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Re: st: Re: st. aweight


From   "JVerkuilen (Gmail)" <jvverkuilen@gmail.com>
To   statalist@hsphsun2.harvard.edu
Subject   Re: st: Re: st. aweight
Date   Mon, 29 Oct 2012 18:15:27 -0400

On Mon, Oct 29, 2012 at 5:44 PM, Rita Luk <Rita.Luk@camh.ca> wrote:
>
> Hi Jverkulien,
>
> I am slow to pick up what you say. For example my data has a sample size of only 5  obs, with the sanmpling wt variable wtpp:
>
>   caseid     wtpp
>   1.               60.74
>   2.     700.38
>   3.            139.64
>   4.    9671.57
>   5.    1545.32
>
> Sum of wtpp= N= 12117.65
>
> According to what you said, what does the analytical weight look like?   In addition to  being  normalized to sum to N, does the aweight need  to be integer?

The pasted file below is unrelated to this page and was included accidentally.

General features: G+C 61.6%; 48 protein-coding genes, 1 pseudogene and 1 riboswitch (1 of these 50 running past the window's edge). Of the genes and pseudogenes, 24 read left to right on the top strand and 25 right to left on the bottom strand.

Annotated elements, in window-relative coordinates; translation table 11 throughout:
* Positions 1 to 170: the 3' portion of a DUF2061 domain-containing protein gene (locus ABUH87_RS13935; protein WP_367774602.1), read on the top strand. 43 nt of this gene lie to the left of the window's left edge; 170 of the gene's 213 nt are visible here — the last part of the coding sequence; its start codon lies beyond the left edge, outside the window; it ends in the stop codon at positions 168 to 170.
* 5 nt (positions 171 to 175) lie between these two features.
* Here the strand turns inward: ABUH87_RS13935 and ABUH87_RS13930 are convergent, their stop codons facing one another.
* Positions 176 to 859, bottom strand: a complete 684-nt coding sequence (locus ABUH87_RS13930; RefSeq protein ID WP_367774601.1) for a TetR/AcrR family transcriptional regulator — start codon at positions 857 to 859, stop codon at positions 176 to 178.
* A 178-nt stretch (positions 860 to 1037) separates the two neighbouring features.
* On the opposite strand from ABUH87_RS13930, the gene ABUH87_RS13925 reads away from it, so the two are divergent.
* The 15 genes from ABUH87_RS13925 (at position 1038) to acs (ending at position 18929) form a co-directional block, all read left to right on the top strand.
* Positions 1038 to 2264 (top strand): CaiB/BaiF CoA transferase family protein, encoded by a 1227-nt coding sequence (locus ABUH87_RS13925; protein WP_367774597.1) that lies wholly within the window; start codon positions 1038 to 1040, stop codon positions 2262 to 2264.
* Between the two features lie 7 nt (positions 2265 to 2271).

In the case you discuss I think what would happen is that each of the
wtpp numbers would be divided by 12117.65 and then multiplied by 5.
The number you list as N is not N. N is 5.

Usually aweights are used when you have several means and their
sampling variances and want to generate an average mean weighted by
sampling variance. The sampling variances have each means N built in.
Hopefully if I'm wrong someone will chime in.
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